Rev. Nadia Bolz-Weber, a minister in the Evangelical Lutheran Church of America, wrote about the nourishing of fields, specifically people on the margins. She wrote that she noticed from a plane that when she flew over fields the crops were in circles. She found this interesting, and realized that this was not because farmers planted in circles. We know that farmers plant in rows. The irrigation system, however, works in a circular motion, so the plants living are the ones that are reached by the system. The ones on the edges die. Bolz-Weber wrote that she finds it her mission to water those on the margins – to nourish those who were planted on the outside but are ignored by the typical.[3] We have to pay attention to where we water – and who we are nourishing.

After reading her book, I was at the Jefferson County Historical Museum a few weeks later. Sitting on a table were various sprinkler systems – the old, metal kind that people put in their yards to water the grass. I was struck by the words on one, which is on the front of your bulletin: “It gets the corners.” Now, I don’t know if this product really delivered what it promised, but I thought this was interesting. This was a water system that aimed to reach corners – and sometimes that is where we need to be – seeking those in the corners, on the edge, in the margins.

The writer of the Gospel of Luke tells us that “the harvest is plentiful, but the laborers are few.” We’ve gone on and on about this harvesting metaphor, but I do believe we need to question the metaphor a bit, because to talk about harvesting people is not a real positive perspective. The metaphor has limits. Perhaps we can also think of harvesting as ministries. We have so much to do in the world, but the laborers are few.

We can relate to that. All churches can relate to that. Even the bigger churches can relate to that, because the work is never done. Read the news – the harvest is plentiful, but the laborers are few. Call up any non-profit like CASA or House of Hope or the animal shelter – the harvest is plentiful, but the laborers are few.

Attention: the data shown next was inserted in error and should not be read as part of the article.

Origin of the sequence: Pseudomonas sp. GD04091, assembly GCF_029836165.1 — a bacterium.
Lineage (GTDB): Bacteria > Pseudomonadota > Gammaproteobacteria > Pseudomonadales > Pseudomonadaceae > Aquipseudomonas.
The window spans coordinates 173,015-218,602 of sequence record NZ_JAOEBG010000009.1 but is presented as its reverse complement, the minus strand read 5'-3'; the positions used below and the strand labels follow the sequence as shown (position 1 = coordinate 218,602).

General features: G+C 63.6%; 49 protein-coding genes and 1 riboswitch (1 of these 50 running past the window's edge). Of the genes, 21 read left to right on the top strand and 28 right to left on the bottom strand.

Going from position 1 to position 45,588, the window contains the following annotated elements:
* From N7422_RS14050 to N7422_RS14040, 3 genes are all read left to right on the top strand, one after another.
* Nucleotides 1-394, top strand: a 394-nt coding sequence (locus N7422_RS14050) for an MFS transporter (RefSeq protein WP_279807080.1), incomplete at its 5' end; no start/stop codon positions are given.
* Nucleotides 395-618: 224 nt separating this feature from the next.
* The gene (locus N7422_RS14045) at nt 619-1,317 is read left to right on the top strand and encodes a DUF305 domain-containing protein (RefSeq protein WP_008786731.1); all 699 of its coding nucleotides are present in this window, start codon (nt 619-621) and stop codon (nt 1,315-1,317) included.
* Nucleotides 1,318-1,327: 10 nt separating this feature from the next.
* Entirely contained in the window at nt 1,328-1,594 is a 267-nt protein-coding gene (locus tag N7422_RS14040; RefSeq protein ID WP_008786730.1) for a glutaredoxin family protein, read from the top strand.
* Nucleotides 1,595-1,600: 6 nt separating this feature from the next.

Jesus tells the disciples – the seventy people whom he has called to go everywhere – to take nothing with them. No money. No purses. Nothing to collect money or gain a profit.[4] To be a disciple does not mean to gain. We know that it usually means to lose. Jesus tells the disciples to greet with peace and not take it personally if someone does not welcome them. Brush the dust off, move on. Easier said than done. To be a disciple means to be vulnerable. Going out without money, without food, without a guarantee, is vulnerability. To take a message that may or may not be embraced is bold, and takes vulnerability. The people take risks. We are called to take risks.

To live in our world as Christians means cultivating the spirit of gentleness. We must listen to one another. We must not expect in return, but to give and reap, and sow. We will not always receive what we imagine, but it will be what we need. We must be vulnerable and nourish. We must seek those in the corners – they are the most vulnerable in our world. We must be with them in spirit and in love and in voice. Let us worship God together. Amen.


[1] Mark Douglas, “Galatians 6.1-16” in Feasting on the Word: Year C, Vol. 3 (Louisville: Westminster John Knox, 2010), 208.

[2] Carol E. Holtz-Martin, “Galatians 6.1-16” in Feasting on the Word: Year C, Vol. 3 (Louisville: Westminster John Knox, 2010), 209-211.

[3] Nadia Bolz-Weber, Shameless. (New York: Convergent, 2019).

[4] Elaine A. Heater, “Luke 10.1-11, 16-20” in Feasting on the Word: Year C, Vol. 3 (Louisville: Westminster John Knox, 2010), 216.